Mesoblast's US patents deal lifts shares

Shares in stem cell group Mesoblast surged to two-month highs on its decision on Friday to outlay up to $US100 million to buy a suite of patents in the US that hold the potential to deliver revenues sooner than expected.

Shares in stem cell group Mesoblast surged to two-month highs on its decision on Friday to outlay up to $US100 million to buy a suite of patents in the US that hold the potential to deliver revenues sooner than expected.

In a deal with US-based Osiris Therapeutic for an initial $US20 million in cash, along with further future payments, Mesoblast is to gain access to two products in their final stage of clinical trials which already hold approvals for sale in Canada and New Zealand, and with the potential to win clearance for launch in the key US market within two years.

"These are substantially derisked," Mesoblast chief executive Silviu Itescu said of the two advanced products, an agent for treating some Crohn's disease cases along with a treatment for bone marrow cases resulting from stem cell transplants.

Mesoblast shares closed up 4.7 per cent on Friday at $5.74.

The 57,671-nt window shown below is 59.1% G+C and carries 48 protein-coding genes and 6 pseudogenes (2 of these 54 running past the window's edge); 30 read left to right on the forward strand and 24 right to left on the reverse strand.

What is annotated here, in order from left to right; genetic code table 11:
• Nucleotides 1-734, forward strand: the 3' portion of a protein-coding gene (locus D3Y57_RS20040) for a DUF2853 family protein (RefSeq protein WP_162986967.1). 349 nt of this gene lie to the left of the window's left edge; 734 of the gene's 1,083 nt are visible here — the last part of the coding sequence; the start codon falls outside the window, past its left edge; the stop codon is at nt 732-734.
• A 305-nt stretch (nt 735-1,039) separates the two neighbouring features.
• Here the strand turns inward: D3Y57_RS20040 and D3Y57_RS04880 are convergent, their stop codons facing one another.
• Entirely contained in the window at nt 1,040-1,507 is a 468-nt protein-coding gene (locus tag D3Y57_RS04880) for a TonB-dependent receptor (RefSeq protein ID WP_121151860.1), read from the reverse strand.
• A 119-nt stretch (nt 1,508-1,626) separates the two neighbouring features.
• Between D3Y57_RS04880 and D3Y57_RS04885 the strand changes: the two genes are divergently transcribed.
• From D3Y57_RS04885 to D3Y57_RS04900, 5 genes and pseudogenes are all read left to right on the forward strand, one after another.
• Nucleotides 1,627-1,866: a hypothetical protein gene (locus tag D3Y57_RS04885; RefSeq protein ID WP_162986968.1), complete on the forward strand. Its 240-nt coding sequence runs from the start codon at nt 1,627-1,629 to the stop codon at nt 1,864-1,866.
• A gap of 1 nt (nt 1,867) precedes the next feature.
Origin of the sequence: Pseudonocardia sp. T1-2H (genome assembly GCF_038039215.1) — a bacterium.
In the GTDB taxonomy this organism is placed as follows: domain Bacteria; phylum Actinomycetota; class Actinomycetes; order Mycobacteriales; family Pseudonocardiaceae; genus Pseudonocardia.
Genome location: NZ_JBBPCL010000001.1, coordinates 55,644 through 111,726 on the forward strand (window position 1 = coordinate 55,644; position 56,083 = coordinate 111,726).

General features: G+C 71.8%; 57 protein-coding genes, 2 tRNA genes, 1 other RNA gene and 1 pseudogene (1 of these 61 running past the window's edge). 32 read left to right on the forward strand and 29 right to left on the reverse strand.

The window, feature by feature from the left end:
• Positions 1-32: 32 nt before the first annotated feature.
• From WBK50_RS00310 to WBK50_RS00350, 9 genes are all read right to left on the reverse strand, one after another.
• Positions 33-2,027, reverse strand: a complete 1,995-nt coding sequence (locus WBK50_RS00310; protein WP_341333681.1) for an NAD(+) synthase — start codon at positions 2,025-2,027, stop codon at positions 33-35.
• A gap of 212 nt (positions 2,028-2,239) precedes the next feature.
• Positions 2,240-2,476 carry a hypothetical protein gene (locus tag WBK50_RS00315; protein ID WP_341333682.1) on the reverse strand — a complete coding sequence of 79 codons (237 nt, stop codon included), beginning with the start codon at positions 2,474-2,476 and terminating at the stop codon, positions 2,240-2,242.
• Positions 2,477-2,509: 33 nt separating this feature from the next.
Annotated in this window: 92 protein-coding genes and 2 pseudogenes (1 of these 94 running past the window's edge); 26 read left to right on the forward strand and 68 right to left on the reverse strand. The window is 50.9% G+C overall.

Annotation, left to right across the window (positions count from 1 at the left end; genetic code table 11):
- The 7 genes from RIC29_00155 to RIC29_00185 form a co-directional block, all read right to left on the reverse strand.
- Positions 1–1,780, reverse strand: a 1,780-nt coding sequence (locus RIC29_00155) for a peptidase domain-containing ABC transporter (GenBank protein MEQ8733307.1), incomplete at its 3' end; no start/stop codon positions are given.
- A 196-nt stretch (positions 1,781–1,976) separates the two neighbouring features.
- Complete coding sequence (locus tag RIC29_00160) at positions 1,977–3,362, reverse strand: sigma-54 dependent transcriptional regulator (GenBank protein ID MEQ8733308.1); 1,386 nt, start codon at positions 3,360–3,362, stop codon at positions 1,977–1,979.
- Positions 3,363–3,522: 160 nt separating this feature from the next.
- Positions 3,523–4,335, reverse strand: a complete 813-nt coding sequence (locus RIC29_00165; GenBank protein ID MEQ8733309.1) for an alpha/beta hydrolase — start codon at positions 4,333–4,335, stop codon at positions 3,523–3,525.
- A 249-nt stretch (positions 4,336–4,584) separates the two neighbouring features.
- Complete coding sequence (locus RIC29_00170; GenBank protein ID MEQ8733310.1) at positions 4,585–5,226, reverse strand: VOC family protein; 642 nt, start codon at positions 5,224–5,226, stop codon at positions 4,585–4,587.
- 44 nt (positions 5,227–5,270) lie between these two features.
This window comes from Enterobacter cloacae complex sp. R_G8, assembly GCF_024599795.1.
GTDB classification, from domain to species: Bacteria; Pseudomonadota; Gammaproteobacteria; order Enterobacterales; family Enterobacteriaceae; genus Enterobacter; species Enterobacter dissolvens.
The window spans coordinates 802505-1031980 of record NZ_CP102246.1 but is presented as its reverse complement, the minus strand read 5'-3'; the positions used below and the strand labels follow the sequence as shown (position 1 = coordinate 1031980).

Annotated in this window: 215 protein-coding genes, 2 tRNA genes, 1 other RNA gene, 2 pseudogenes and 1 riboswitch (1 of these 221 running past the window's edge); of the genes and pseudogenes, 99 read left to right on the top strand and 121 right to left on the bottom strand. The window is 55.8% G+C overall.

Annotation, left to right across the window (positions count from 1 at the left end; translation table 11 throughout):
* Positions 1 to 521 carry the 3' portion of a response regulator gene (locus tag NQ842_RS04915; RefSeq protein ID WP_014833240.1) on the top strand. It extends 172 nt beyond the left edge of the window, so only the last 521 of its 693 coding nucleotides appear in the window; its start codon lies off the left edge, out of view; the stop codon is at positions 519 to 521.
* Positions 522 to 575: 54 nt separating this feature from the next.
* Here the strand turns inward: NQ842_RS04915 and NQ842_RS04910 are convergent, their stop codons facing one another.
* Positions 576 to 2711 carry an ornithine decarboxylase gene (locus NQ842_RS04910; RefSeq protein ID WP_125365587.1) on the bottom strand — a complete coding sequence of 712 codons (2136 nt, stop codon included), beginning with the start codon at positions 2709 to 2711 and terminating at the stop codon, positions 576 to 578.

Like Mesoblast, Osiris has been developing therapeutic products that use so-called mesenchymal stem cells that can help body tissue heal large wounds and repair cartilage and muscle tissue.

Osiris has been producing these stem cells in the US since 1999, and also has a joint venture in Japan.

The acquisition consolidates Mesoblast's position in the regenerative therapies sector, while providing additional growth options, Professor Itescu said.

The acquisition includes approved products in several countries and will "more than double our portfolio of granted patent families encompassing all mesenchymal lineage stem cells", he said. The products will bring forward Mesoblast's projected revenues and provide earlier launch opportunities for products, he said.

A year ago, Osiris regained full control of its prochymal stem cell technology, after terminating a venture with Genzyme potentially worth up to $US1 billion for the US rights alone.

"For $US100 million, Mesoblast is getting two advanced phase-three indications, which is a good deal," Bell Potter analyst Tanushree Jain said.

A key attraction is also the Japan joint venture.